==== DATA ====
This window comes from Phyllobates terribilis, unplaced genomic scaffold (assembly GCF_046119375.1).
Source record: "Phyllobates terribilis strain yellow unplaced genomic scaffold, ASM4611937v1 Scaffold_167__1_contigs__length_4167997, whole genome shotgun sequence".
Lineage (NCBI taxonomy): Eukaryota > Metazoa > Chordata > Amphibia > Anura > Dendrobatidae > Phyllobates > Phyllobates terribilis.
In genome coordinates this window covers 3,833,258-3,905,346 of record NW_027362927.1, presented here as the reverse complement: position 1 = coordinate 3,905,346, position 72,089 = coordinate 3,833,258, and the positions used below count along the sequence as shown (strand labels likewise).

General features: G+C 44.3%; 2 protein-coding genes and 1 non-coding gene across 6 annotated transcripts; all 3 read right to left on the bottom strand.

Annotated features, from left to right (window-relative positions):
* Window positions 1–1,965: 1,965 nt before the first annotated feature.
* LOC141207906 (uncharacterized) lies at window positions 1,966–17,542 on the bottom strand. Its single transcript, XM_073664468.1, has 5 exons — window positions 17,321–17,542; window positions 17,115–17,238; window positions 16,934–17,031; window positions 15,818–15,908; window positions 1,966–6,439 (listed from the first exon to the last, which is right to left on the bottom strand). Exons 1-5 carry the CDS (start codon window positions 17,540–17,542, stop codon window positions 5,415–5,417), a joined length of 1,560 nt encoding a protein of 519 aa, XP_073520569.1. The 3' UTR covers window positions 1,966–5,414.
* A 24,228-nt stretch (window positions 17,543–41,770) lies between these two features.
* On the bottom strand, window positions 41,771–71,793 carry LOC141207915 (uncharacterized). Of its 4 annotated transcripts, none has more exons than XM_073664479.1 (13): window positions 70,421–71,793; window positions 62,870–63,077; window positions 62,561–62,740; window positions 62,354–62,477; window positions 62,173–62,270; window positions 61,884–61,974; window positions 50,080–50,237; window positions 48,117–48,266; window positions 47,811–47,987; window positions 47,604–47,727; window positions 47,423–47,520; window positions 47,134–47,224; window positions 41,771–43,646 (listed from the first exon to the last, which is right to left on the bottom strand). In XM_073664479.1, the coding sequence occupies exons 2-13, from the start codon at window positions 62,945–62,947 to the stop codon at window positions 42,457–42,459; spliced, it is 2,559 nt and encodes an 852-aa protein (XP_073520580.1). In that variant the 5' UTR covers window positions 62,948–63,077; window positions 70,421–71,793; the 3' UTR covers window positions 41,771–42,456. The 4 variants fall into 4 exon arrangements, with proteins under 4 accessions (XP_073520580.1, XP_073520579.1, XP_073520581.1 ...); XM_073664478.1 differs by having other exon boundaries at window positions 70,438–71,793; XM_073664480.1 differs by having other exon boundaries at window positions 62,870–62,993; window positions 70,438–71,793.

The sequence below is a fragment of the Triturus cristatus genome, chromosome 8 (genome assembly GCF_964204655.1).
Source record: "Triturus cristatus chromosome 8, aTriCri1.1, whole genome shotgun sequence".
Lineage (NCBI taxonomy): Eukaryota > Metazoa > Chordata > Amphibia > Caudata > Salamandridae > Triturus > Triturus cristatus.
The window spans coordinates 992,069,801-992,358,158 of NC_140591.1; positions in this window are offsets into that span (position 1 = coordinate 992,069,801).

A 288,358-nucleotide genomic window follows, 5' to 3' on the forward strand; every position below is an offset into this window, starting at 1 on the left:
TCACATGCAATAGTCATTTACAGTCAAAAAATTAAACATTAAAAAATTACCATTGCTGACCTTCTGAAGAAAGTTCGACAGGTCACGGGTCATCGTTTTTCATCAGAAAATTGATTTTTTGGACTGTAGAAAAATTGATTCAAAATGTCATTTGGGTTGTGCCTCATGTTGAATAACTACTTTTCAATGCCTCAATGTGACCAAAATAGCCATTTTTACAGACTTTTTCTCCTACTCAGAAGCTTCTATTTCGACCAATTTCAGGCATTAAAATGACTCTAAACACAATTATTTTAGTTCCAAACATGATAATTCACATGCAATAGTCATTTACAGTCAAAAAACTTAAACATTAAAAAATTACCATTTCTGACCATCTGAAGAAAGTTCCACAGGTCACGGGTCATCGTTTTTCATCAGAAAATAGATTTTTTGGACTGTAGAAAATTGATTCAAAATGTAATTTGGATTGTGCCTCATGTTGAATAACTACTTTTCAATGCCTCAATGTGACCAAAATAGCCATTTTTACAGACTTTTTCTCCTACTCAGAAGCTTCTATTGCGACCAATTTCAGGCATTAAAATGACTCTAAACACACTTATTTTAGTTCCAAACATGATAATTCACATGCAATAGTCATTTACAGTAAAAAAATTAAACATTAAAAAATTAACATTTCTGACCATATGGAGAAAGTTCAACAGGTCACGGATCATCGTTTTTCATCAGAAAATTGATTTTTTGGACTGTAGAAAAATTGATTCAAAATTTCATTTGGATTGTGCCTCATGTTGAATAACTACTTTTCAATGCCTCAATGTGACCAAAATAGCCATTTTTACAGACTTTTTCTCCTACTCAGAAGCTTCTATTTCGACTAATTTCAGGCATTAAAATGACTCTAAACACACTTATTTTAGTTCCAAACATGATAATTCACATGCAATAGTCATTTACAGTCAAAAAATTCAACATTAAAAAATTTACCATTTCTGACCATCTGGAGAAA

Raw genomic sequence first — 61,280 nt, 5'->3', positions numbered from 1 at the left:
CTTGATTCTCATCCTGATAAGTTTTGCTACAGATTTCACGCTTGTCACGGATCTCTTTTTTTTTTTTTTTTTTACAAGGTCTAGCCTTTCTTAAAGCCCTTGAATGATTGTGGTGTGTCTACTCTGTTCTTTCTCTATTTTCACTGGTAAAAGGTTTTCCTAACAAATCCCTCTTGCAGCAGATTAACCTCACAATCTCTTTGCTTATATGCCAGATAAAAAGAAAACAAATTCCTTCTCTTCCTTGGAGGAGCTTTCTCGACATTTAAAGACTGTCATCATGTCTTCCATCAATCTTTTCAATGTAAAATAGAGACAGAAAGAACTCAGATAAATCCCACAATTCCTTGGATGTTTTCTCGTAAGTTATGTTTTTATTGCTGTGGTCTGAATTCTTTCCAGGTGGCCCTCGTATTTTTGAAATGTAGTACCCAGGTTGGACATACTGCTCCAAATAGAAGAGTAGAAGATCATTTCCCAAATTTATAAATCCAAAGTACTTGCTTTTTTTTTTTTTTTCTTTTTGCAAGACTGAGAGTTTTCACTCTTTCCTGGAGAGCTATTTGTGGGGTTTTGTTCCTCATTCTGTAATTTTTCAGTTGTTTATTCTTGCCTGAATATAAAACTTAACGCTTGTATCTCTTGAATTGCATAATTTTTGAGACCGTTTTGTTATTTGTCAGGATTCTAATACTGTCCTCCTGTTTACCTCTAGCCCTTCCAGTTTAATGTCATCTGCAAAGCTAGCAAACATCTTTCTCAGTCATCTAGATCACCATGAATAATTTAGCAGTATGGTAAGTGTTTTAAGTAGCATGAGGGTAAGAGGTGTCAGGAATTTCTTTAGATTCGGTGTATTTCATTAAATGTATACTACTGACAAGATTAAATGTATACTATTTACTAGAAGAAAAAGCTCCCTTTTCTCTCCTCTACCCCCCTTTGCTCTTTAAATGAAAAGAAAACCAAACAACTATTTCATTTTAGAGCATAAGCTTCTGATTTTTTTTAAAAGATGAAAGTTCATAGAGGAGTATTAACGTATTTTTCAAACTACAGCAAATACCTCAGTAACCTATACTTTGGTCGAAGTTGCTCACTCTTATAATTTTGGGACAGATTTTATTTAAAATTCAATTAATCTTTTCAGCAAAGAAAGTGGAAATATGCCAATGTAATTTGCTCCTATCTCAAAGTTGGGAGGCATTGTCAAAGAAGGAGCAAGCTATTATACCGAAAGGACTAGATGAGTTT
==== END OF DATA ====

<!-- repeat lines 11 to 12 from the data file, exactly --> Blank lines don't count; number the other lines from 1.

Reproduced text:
The sequence below is a fragment of the Triturus cristatus genome, chromosome 8 (genome assembly GCF_964204655.1).
Source record: "Triturus cristatus chromosome 8, aTriCri1.1, whole genome shotgun sequence".